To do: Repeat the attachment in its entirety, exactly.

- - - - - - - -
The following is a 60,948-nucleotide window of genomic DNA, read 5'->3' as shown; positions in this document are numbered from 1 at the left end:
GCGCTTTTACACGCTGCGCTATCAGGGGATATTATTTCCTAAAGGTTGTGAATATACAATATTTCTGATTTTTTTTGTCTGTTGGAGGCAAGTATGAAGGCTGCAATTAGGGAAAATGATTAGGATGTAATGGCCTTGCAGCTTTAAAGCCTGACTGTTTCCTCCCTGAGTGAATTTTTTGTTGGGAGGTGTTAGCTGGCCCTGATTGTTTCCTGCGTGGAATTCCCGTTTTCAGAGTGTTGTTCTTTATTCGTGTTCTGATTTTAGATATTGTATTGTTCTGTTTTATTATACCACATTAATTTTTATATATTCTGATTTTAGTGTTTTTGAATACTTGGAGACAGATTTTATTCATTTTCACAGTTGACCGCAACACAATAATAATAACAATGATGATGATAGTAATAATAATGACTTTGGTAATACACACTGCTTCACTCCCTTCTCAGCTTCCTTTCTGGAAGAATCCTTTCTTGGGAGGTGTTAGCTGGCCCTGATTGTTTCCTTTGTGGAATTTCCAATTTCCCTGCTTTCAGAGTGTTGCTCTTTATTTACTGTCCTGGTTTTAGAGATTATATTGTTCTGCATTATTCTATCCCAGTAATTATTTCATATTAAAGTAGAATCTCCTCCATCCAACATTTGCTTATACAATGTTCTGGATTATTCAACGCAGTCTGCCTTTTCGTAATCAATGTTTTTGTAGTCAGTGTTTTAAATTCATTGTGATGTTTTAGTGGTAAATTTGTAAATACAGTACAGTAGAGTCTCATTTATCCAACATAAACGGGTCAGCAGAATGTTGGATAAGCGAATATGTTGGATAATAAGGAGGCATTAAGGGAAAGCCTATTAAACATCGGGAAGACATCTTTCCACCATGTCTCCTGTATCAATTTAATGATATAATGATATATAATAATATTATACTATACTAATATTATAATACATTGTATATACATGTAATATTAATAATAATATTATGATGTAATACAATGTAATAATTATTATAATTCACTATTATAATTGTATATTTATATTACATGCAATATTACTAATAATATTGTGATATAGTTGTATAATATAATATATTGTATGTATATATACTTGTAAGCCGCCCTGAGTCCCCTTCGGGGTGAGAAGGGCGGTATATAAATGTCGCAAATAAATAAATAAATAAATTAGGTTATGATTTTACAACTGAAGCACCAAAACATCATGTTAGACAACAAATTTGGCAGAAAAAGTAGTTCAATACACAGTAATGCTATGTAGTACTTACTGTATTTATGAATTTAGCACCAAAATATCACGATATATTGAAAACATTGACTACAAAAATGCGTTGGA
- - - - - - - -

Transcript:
The following is a 60,948-nucleotide window of genomic DNA, read 5'->3' as shown; positions in this document are numbered from 1 at the left end:
GCGCTTTTACACGCTGCGCTATCAGGGGATATTATTTCCTAAAGGTTGTGAATATACAATATTTCTGATTTTTTTTGTCTGTTGGAGGCAAGTATGAAGGCTGCAATTAGGGAAAATGATTAGGATGTAATGGCCTTGCAGCTTTAAAGCCTGACTGTTTCCTCCCTGAGTGAATTTTTTGTTGGGAGGTGTTAGCTGGCCCTGATTGTTTCCTGCGTGGAATTCCCGTTTTCAGAGTGTTGTTCTTTATTCGTGTTCTGATTTTAGATATTGTATTGTTCTGTTTTATTATACCACATTAATTTTTATATATTCTGATTTTAGTGTTTTTGAATACTTGGAGACAGATTTTATTCATTTTCACAGTTGACCGCAACACAATAATAATAACAATGATGATGATAGTAATAATAATGACTTTGGTAATACACACTGCTTCACTCCCTTCTCAGCTTCCTTTCTGGAAGAATCCTTTCTTGGGAGGTGTTAGCTGGCCCTGATTGTTTCCTTTGTGGAATTTCCAATTTCCCTGCTTTCAGAGTGTTGCTCTTTATTTACTGTCCTGGTTTTAGAGATTATATTGTTCTGCATTATTCTATCCCAGTAATTATTTCATATTAAAGTAGAATCTCCTCCATCCAACATTTGCTTATACAATGTTCTGGATTATTCAACGCAGTCTGCCTTTTCGTAATCAATGTTTTTGTAGTCAGTGTTTTAAATTCATTGTGATGTTTTAGTGGTAAATTTGTAAATACAGTACAGTAGAGTCTCATTTATCCAACATAAACGGGTCAGCAGAATGTTGGATAAGCGAATATGTTGGATAATAAGGAGGCATTAAGGGAAAGCCTATTAAACATCGGGAAGACATCTTTCCACCATGTCTCCTGTATCAATTTAATGATATAATGATATATAATAATATTATACTATACTAATATTATAATACATTGTATATACATGTAATATTAATAATAATATTATGATGTAATACAATGTAATAATTATTATAATTCACTATTATAATTGTATATTTATATTACATGCAATATTACTAATAATATTGTGATATAGTTGTATAATATAATATATTGTATGTATATATACTTGTAAGCCGCCCTGAGTCCCCTTCGGGGTGAGAAGGGCGGTATATAAATGTCGCAAATAAATAAATAAATAAATTAGGTTATGATTTTACAACTGAAGCACCAAAACATCATGTTAGACAACAAATTTGGCAGAAAAAGTAGTTCAATACACAGTAATGCTATGTAGTACTTACTGTATTTATGAATTTAGCACCAAAATATCACGATATATTGAAAACATTGACTACAAAAATGCGTTGGA